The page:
"Hey Hey, Ho Ho, Hee Hee, Hah Hah
I once had a teacher who flunked me in history
She asked, 'Who shot Lincoln?'
I answered, 'Don't blame me.'
Hey hey, ho ho, strange things are happening."
— Comedian Red Buttons, "The Red Buttons Show," 1952-1955
Buttons' line — "strange things are happening" — caught on with the
nation's teenagers back when I was one of them.
recall another, later part of Buttons' career, when he became a
recognized dramatic actor. In "Ben Casey," a medical drama series
starring Vince Edwards televised in the early '60s, he played a man
whose wife was dying in great pain and who wanted Dr. Casey, an
idealistic surgeon, to help her die. Being 22, I considered it
strange that Dr. Casey couldn't help them because euthanasia was
against the law.
a libertarian, I couldn't understand why an individual didn't have
the right to die. What's this Big Government thing that says an
individual can't end his own life on his own terms?
thought that when I finished fighting Big Government's strange tax
policies, I'd like to start an organization to launch a petition
drive to place a question on the Massachusetts ballot for a law
allowing "death with dignity."
law has been passed in other states — Oregon, Washington state and
Montana — and a bill has been filed here at the request of a man
named Albert Lipkind. Though Mr. Lipkind died four months ago of
cancer, the bill was heard at the Statehouse last week.
legislation, H 1468, contains all the safeguards that reasonable
people could want. In order to be prescribed the necessary drugs, an
adult 18 years of age or older would have to be suffering from "an
incurable and invincible disease that has been medically confirmed
and will, within reasonable medical judgment, produce death within
six months." There are pages of additional safeguards: Fifteen days
must pass between the oral request from the patient until his signed
written request, then another 48 hours until the drugs are
dispensed. Two physicians must confirm the diagnosis. Witnesses
cannot be relatives who would inherit property after the patient's
death. No person can apply simply because of disability or age.
not a bill to allow death; the patient is already dying and is
choosing only a merciful end, similar to the one we give our beloved
pets. Who could object to this?
the two legislators who were kind enough to file the bill for Mr.
Lipkind will find out. I once Googled 'euthanasia' to learn the best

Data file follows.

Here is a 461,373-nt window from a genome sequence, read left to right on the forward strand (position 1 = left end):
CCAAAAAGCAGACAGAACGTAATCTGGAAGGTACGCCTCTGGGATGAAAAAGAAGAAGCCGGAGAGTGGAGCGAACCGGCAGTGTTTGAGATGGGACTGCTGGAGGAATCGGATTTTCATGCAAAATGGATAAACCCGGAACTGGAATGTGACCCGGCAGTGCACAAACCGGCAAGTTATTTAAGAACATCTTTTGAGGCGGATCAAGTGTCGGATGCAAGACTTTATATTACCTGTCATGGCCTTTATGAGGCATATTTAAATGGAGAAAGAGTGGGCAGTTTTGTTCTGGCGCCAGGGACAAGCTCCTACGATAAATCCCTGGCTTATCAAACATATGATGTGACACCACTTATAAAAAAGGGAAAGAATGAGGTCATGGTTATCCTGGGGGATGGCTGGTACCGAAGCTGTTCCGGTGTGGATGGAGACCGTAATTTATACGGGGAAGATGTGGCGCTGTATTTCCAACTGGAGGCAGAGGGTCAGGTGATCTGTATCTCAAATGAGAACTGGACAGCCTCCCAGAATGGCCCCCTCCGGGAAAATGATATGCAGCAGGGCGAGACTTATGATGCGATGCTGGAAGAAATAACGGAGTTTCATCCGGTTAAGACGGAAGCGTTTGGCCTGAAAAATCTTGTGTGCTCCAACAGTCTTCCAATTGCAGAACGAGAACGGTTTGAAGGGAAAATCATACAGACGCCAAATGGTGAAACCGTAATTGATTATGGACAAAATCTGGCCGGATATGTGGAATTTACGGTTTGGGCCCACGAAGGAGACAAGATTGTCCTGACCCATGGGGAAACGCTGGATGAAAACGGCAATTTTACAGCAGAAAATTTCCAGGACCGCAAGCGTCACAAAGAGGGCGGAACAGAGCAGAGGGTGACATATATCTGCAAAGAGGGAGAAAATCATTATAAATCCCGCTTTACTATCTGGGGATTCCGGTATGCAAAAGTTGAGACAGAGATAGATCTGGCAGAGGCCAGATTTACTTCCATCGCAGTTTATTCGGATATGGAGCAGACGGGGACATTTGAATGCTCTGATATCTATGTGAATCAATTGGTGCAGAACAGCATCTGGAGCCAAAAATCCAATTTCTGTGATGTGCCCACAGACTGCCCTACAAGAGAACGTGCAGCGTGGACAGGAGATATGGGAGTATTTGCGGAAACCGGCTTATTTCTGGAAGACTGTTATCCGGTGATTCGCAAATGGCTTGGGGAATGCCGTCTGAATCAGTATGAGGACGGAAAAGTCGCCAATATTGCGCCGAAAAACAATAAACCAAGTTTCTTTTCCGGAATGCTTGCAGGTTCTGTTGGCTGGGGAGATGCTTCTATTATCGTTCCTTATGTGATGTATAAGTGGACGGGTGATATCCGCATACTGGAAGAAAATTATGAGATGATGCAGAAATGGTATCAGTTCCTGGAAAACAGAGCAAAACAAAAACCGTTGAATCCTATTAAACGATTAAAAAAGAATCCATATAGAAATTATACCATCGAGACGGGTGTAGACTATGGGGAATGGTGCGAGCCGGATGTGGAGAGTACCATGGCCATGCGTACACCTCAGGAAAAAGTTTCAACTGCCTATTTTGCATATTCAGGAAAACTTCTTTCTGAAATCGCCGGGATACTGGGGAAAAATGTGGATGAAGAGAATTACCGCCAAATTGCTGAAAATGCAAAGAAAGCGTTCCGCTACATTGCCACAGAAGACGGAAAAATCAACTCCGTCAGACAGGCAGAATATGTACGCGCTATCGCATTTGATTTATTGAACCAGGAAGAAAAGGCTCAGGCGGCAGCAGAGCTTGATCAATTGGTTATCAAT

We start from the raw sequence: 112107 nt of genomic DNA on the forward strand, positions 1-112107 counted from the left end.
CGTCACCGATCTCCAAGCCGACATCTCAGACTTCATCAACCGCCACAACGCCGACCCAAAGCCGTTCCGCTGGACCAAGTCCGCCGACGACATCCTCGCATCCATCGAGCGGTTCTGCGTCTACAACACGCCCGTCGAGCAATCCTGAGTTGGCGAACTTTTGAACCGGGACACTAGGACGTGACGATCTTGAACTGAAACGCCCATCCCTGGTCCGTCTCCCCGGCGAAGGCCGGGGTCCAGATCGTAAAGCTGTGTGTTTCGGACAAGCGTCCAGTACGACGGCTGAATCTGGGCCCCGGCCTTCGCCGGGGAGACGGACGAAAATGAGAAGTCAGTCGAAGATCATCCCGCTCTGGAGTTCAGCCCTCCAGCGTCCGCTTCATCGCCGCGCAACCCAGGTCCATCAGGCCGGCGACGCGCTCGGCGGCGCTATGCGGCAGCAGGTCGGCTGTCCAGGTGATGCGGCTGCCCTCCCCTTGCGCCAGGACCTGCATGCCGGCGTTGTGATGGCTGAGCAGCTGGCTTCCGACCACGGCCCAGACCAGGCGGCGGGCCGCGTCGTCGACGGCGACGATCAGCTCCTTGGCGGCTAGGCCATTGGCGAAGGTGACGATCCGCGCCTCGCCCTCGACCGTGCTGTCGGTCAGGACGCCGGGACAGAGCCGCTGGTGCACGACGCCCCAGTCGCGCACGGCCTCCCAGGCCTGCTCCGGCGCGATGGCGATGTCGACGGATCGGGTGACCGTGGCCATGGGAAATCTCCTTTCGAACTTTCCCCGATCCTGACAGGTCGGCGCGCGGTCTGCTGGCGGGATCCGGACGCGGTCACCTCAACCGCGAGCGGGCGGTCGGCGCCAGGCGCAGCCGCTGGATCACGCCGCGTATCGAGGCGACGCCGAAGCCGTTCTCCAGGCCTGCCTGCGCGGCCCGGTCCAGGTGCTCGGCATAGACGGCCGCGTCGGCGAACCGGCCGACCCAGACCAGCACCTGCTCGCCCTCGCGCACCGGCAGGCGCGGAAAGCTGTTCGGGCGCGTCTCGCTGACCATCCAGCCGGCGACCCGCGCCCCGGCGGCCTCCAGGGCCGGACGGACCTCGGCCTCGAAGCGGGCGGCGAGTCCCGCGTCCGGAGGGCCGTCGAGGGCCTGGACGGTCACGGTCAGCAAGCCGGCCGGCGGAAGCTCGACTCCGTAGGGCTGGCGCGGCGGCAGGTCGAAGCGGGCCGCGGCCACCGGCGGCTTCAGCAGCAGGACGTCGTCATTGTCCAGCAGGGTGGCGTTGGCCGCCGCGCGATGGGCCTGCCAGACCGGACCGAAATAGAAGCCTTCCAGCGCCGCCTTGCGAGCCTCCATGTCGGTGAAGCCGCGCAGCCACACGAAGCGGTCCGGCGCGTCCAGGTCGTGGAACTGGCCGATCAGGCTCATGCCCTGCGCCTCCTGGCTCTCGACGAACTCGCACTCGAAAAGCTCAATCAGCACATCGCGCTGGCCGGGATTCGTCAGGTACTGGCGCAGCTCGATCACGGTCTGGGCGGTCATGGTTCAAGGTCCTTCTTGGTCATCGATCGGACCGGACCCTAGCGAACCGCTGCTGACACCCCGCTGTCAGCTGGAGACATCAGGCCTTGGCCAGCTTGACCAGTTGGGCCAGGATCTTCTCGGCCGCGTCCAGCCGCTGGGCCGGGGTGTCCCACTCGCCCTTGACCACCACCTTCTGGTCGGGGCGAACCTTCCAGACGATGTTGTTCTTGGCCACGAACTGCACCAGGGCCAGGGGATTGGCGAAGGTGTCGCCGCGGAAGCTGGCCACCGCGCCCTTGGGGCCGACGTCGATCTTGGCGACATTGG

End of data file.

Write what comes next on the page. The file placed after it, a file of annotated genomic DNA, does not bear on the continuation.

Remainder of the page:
way to kill a sick fish and found myself in the midst of an Internet
battle on euthanasia policy for people.
Religions that teach that God wants to choose the exact moment of
death Himself are entitled to their opinions. But I think separation
of church and state means I don't have to listen to them.
believe that suicide is a sin of ingratitude for the gift of life
and am appalled when I hear of people who kill themselves over a
lost love, stock-market crash or temporary hardship like high school
certainly understand the need for safeguards. I'm sure in the ugly
corner of the human universe there are family members who would be
happy to encourage a quicker passing for the person who controls
their inheritance. The Massachusetts House bill covers and obviates
Certainly things have changed for the better since Buttons'
character was denied his and his wife's request. Doctors and
hospitals are no longer required to keep a terminal patient alive
with artificial means if he/she chooses not to accept them. Many of
us have signed a living will clarifying our wishes. But there is
still a gap, for the occasion when a patient is taking a long,
painful, undignified time to die on his own. This is societal
sadism, and it's time to end it when both the patient and a willing
doctor have a better idea.
way, I do want to distinguish this support for H 1468 from any
possibility of support for our government deciding to put us down
when it runs out of Medicare/Medicaid money, which is going to
happen soon. But we're a long way from that discussion right now.
Minutes" recently did a segment in which it noted that Medicare has
paid $50 billion just for doctor and hospital bills during the last
two months of patients' lives, and "it has been estimated that 20 to
30 percent of these medical expenditures may have had no meaningful
impact. Most of the bills are paid for by the federal government
with few or no questions asked."
opinion, one question at least should be asked if the patient has
been diagnosed as terminal: Do you want to continue dying awhile
longer, or not?
it interesting that in some discussions about methods of applying
the merciful-death medication, the phrase "pushing the red button"
ho ho, it's my life and I'm ready to go.
hee hee, the government ain't the boss of me.